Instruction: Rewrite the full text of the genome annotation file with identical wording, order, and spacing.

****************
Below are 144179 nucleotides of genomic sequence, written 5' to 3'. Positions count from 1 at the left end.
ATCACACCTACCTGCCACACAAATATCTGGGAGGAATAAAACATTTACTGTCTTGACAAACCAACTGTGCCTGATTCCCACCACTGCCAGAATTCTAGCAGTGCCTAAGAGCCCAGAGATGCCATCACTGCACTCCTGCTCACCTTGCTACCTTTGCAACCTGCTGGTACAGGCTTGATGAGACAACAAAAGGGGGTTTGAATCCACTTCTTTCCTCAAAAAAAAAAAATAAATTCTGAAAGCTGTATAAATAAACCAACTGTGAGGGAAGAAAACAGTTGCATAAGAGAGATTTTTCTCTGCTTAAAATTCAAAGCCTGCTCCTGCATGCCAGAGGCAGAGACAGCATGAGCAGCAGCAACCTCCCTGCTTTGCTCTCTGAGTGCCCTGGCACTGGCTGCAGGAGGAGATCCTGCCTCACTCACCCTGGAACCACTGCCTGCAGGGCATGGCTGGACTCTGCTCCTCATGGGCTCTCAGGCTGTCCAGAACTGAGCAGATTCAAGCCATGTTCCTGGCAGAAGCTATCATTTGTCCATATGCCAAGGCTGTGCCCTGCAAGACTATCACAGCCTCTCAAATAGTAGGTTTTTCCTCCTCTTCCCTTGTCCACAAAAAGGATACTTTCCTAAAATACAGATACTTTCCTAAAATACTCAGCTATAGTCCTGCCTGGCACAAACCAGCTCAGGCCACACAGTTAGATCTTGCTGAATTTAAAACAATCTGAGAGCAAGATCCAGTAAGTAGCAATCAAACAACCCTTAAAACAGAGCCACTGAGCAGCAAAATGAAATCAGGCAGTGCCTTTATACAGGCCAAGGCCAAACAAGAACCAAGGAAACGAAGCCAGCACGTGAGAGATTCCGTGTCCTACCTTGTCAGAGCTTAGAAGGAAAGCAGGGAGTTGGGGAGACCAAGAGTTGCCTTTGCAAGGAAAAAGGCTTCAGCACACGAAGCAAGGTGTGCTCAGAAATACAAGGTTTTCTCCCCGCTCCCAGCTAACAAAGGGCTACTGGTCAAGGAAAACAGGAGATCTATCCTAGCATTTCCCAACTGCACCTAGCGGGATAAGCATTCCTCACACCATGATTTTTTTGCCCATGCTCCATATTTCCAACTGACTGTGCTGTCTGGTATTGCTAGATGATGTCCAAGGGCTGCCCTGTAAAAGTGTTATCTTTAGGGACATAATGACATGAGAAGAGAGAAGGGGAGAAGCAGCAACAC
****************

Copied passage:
Below are 144179 nucleotides of genomic sequence, written 5' to 3'. Positions count from 1 at the left end.
ATCACACCTACCTGCCACACAAATATCTGGGAGGAATAAAACATTTACTGTCTTGACAAACCAACTGTGCCTGATTCCCACCACTGCCAGAATTCTAGCAGTGCCTAAGAGCCCAGAGATGCCATCACTGCACTCCTGCTCACCTTGCTACCTTTGCAACCTGCTGGTACAGGCTTGATGAGACAACAAAAGGGGGTTTGAATCCACTTCTTTCCTCAAAAAAAAAAAATAAATTCTGAAAGCTGTATAAATAAACCAACTGTGAGGGAAGAAAACAGTTGCATAAGAGAGATTTTTCTCTGCTTAAAATTCAAAGCCTGCTCCTGCATGCCAGAGGCAGAGACAGCATGAGCAGCAGCAACCTCCCTGCTTTGCTCTCTGAGTGCCCTGGCACTGGCTGCAGGAGGAGATCCTGCCTCACTCACCCTGGAACCACTGCCTGCAGGGCATGGCTGGACTCTGCTCCTCATGGGCTCTCAGGCTGTCCAGAACTGAGCAGATTCAAGCCATGTTCCTGGCAGAAGCTATCATTTGTCCATATGCCAAGGCTGTGCCCTGCAAGACTATCACAGCCTCTCAAATAGTAGGTTTTTCCTCCTCTTCCCTTGTCCACAAAAAGGATACTTTCCTAAAATACAGATACTTTCCTAAAATACTCAGCTATAGTCCTGCCTGGCACAAACCAGCTCAGGCCACACAGTTAGATCTTGCTGAATTTAAAACAATCTGAGAGCAAGATCCAGTAAGTAGCAATCAAACAACCCTTAAAACAGAGCCACTGAGCAGCAAAATGAAATCAGGCAGTGCCTTTATACAGGCCAAGGCCAAACAAGAACCAAGGAAACGAAGCCAGCACGTGAGAGATTCCGTGTCCTACCTTGTCAGAGCTTAGAAGGAAAGCAGGGAGTTGGGGAGACCAAGAGTTGCCTTTGCAAGGAAAAAGGCTTCAGCACACGAAGCAAGGTGTGCTCAGAAATACAAGGTTTTCTCCCCGCTCCCAGCTAACAAAGGGCTACTGGTCAAGGAAAACAGGAGATCTATCCTAGCATTTCCCAACTGCACCTAGCGGGATAAGCATTCCTCACACCATGATTTTTTTGCCCATGCTCCATATTTCCAACTGACTGTGCTGTCTGGTATTGCTAGATGATGTCCAAGGGCTGCCCTGTAAAAGTGTTATCTTTAGGGACATAATGACATGAGAAGAGAGAAGGGGAGAAGCAGCAACAC